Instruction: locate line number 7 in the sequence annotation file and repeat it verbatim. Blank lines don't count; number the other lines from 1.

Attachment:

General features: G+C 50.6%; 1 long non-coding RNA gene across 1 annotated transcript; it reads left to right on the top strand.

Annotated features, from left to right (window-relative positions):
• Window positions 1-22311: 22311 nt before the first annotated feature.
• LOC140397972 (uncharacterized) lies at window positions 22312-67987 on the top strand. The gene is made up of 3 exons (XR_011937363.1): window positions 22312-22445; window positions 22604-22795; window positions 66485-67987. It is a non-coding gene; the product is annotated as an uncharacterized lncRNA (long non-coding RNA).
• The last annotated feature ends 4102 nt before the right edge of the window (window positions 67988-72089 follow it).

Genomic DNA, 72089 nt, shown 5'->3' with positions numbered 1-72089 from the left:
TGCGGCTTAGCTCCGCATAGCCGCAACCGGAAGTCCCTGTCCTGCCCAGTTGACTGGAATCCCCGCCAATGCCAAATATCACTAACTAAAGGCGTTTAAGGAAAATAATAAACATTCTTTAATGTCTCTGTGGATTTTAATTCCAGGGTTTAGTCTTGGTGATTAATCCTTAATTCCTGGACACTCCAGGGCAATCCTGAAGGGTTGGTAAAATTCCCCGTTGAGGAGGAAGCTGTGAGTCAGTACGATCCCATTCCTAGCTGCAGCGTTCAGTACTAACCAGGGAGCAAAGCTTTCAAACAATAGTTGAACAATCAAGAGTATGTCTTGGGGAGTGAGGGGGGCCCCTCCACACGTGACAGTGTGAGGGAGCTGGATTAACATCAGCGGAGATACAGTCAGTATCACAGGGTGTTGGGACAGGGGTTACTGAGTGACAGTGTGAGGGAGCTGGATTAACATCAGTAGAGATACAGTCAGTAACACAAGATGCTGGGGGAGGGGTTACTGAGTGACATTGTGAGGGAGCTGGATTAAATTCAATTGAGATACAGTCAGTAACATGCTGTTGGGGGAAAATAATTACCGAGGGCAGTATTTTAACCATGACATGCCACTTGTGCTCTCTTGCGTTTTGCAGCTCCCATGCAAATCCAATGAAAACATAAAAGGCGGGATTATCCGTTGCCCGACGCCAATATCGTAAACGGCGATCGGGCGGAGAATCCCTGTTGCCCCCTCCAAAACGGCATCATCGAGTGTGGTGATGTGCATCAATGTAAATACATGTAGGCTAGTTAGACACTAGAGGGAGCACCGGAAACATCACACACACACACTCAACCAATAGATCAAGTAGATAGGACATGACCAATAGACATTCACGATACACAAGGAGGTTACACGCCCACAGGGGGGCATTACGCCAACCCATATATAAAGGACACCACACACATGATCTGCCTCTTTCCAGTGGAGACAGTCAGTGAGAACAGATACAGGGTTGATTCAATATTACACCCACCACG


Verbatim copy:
TGCGGCTTAGCTCCGCATAGCCGCAACCGGAAGTCCCTGTCCTGCCCAGTTGACTGGAATCCCCGCCAATGCCAAATATCACTAACTAAAGGCGTTTAAGGAAAATAATAAACATTCTTTAATGTCTCTGTGGATTTTAATTCCAGGGTTTAGTCTTGGTGATTAATCCTTAATTCCTGGACACTCCAGGGCAATCCTGAAGGGTTGGTAAAATTCCCCGTTGAGGAGGAAGCTGTGAGTCAGTACGATCCCATTCCTAGCTGCAGCGTTCAGTACTAACCAGGGAGCAAAGCTTTCAAACAATAGTTGAACAATCAAGAGTATGTCTTGGGGAGTGAGGGGGGCCCCTCCACACGTGACAGTGTGAGGGAGCTGGATTAACATCAGCGGAGATACAGTCAGTATCACAGGGTGTTGGGACAGGGGTTACTGAGTGACAGTGTGAGGGAGCTGGATTAACATCAGTAGAGATACAGTCAGTAACACAAGATGCTGGGGGAGGGGTTACTGAGTGACATTGTGAGGGAGCTGGATTAAATTCAATTGAGATACAGTCAGTAACATGCTGTTGGGGGAAAATAATTACCGAGGGCAGTATTTTAACCATGACATGCCACTTGTGCTCTCTTGCGTTTTGCAGCTCCCATGCAAATCCAATGAAAACATAAAAGGCGGGATTATCCGTTGCCCGACGCCAATATCGTAAACGGCGATCGGGCGGAGAATCCCTGTTGCCCCCTCCAAAACGGCATCATCGAGTGTGGTGATGTGCATCAATGTAAATACATGTAGGCTAGTTAGACACTAGAGGGAGCACCGGAAACATCACACACACACACTCAACCAATAGATCAAGTAGATAGGACATGACCAATAGACATTCACGATACACAAGGAGGTTACACGCCCACAGGGGGGCATTACGCCAACCCATATATAAAGGACACCACACACATGATCTGCCTCTTTCCAGTGGAGACAGTCAGTGAGAACAGATACAGGGTTGATTCAATATTACACCCACCACG